The Supreme Court of the United States is set to decide United States v. Texas, the case regarding the constitutionality of President Obama’s new immigration policies, in June 2016. When Antonin Scalia—one of the nine Justices on the Supreme Court—passed away, the outcome of this monumental case became more uncertain.
President Obama proposed a new immigration policy in November 2014. The name of these programs is expanded DACA (expanded Deferred Action for Childhood Arrivals) and DAPA (Deferred Action for Parents of American and Lawful Permanent Residents). These programs would allow certain immigrants to avoid being removed from the United States and to apply for employment authorization. However, in early 2015, the District Court for the Southern District of Texas issued a preliminary injunction, preventing the program’s implementation. The injunction was appealed to the Fifth Circuit Court of Appeals. That Court upheld the injunction in November 2015. The Department of Justice appealed this decision to the U.S. Supreme Court. The Supreme Court agreed to hear this case, and should deliver a ruling in June 2016.
The Supreme Court usually has nine justices. One of the justices, Justice Antonin Scalia, passed away on February 13, 2016, leaving the Court with only eight members. The President has the power to nominate a new justice, but this individual must be confirmed by the Senate. Justice Scalia is known for his conservative views, and the Senate is currently majority Republican. This will make it difficult for democratic President Obama to have a liberal justice confirmed by the Senate. During the interim—while there are only eight justices—a tie vote means that the lower court’s decision will stand. A tie vote would not become precedent. The Supreme Court could agree to hear the case again in the future, but for the time being, it would still be a ruling upon which action can or cannot be taken. There is still a chance that President Obama will pick a middle-of-the-road nominee that could be confirmed by the Senate, but probably not until after the United States v. Texas decision.
As for the expanded DACA and DAPA programs, Scalia’s death may have created unforeseen consequences. The United States v. Texas decision will still be decided by the Supreme Court in June 2016. Before Scalia’s death, scholars dissected the potential outcome of this case—some argued that it is a “political weapon” not appropriate for the judicial branch, and others argued that the federal government has clearly overstepped its executive power in creating the DACA and DAPA programs. See Kevin Johnson, Scotusblog.com, Symposium: United States v. Texas – The road to perpetual immigration gridlock?, Feb. 11, 2016, available at http://www.scotusblog.com/2016/02/symposium-united-states-v-texas-the-road-to-perpetual-immigration-gridlock/.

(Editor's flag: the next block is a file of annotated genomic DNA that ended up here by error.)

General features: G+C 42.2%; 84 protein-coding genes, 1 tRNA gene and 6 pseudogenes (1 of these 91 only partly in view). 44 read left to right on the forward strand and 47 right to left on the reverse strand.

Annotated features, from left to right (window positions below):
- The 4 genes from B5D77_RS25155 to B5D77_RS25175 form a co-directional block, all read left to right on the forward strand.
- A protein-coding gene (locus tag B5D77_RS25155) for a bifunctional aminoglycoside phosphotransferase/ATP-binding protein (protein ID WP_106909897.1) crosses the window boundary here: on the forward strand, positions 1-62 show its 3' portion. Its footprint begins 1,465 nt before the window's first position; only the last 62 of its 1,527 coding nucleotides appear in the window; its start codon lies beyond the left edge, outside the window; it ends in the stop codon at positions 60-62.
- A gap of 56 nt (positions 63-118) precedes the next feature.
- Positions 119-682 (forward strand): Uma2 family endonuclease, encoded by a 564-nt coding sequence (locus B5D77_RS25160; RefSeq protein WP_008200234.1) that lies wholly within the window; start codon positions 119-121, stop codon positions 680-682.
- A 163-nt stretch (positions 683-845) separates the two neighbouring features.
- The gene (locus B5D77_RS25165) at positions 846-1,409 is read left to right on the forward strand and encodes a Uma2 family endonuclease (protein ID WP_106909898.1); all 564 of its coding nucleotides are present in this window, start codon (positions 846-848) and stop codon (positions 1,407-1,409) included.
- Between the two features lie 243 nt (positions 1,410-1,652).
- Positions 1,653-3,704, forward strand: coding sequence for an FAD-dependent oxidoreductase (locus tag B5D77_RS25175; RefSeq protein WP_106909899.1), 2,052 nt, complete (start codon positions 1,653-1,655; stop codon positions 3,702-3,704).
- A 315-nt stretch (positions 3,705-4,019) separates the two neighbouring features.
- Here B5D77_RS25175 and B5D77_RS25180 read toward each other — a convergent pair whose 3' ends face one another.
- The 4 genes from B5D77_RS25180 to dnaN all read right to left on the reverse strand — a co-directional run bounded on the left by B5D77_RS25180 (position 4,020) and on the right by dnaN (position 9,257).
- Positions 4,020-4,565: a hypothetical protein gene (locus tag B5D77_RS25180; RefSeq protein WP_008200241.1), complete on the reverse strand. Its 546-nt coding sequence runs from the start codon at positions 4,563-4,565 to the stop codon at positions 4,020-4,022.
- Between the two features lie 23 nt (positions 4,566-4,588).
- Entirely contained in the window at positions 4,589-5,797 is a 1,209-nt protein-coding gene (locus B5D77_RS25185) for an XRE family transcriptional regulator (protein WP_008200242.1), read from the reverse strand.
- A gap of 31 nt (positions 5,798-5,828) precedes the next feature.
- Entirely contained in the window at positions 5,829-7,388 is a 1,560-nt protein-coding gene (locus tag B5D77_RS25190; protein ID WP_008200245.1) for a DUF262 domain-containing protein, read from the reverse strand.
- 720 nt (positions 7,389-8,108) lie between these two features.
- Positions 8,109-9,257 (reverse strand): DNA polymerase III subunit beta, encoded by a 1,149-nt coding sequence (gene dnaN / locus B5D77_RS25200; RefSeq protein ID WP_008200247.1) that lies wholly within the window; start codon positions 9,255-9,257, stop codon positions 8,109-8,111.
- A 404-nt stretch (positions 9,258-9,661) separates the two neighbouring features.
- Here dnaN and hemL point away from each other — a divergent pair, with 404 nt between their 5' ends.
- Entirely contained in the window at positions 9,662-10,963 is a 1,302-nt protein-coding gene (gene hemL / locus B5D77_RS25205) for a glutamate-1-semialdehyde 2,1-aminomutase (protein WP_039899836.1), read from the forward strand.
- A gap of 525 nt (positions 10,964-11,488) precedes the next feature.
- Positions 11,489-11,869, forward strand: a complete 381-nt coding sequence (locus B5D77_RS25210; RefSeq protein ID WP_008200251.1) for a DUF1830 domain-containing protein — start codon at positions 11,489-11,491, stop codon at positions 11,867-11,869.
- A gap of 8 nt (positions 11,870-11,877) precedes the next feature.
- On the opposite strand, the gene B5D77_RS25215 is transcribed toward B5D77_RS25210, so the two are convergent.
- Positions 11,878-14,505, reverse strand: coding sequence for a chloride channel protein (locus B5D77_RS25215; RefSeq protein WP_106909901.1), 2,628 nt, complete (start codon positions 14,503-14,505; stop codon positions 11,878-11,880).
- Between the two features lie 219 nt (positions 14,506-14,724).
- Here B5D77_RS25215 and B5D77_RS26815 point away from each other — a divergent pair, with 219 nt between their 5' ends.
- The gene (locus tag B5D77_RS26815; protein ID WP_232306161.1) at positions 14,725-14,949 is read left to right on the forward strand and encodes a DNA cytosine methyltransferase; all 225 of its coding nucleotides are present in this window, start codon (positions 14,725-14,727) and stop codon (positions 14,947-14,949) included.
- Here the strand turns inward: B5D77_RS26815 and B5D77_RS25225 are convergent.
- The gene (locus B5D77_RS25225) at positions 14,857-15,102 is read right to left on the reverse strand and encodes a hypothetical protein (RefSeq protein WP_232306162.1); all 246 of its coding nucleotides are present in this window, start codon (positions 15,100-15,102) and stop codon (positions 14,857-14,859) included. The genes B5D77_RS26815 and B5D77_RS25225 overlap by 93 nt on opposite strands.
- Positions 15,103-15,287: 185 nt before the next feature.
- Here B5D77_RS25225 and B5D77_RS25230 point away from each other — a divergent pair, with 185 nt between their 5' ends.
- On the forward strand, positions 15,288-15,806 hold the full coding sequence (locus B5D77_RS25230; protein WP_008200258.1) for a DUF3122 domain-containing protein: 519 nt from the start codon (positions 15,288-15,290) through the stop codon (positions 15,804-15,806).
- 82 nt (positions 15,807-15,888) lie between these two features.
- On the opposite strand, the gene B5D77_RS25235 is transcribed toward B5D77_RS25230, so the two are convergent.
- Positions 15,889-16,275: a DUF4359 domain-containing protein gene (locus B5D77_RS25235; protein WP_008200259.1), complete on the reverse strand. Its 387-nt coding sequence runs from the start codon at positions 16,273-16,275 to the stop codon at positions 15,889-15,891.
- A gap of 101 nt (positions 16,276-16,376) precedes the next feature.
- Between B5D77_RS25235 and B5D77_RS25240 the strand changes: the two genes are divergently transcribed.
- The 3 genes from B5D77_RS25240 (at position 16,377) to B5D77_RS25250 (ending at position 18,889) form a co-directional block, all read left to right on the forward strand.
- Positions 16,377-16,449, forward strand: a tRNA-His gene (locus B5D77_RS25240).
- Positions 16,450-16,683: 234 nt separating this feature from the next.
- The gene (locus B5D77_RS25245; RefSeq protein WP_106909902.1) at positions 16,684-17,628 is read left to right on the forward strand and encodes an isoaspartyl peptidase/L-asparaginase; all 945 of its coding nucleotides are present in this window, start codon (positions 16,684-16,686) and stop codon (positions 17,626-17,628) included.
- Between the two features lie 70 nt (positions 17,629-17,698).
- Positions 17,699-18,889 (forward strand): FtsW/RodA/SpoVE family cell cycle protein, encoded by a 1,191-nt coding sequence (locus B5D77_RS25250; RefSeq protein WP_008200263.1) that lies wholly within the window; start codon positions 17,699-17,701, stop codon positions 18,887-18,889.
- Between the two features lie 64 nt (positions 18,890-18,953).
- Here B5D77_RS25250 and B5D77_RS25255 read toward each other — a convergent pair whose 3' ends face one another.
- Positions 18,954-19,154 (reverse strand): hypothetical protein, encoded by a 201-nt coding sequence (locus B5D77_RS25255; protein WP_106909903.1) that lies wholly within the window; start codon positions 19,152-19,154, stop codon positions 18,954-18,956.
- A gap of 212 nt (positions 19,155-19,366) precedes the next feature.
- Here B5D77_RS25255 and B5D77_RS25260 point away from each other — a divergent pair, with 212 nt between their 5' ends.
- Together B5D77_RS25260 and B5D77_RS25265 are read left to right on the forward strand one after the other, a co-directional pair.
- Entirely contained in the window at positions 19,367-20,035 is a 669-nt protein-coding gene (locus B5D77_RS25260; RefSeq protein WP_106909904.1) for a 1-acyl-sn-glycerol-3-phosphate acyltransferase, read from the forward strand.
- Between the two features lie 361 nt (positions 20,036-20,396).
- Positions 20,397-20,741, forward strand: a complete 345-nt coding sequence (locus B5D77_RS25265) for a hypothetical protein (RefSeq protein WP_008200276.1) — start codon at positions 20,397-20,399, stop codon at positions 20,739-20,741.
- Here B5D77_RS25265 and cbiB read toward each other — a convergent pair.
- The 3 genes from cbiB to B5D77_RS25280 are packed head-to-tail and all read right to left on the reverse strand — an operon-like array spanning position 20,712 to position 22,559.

After Scalia’s death, the arguments remain substantially similar. Scalia was never known as sympathetic to immigration in the United States. He likely would have voted against expanded DACA and DAPA. Without him, the ninth “vote,” so to speak, is the lower court’s decision. Here, that decision upheld the injunction preventing DACA and DAPA from being implemented. Essentially, this would count as a vote against DACA and DAPA, just like Justice Scalia would have done. However, other scholars argue that Scalia’s death has given the Supreme Court an out—instead of deciding the case in June like they would have before, they can now easily affirm the lower court’s ruling with a 4-4 vote and no decision, or the decision could be postponed until a ninth Justice is nominated and confirmed during the upcoming administration. See Forbes, Did Scalia’s Death Just Win The Texas Immigration Case For Obama?, Feb. 16, 2016, available at http://www.forbes.com/sites/jaredmeyer/2016/02/16/did-scalias-death-just-win-the-texas-immigration-case-for-obama/#75d6503673de. The short answer to whether Scalia’s death will affect the United States v. Texas case is “no one knows,” but the case is moving along quicker than we realize. Briefs and appendices have been filed, oral argument was heard earlier this week, and the expected month of decision—June—is not too far away.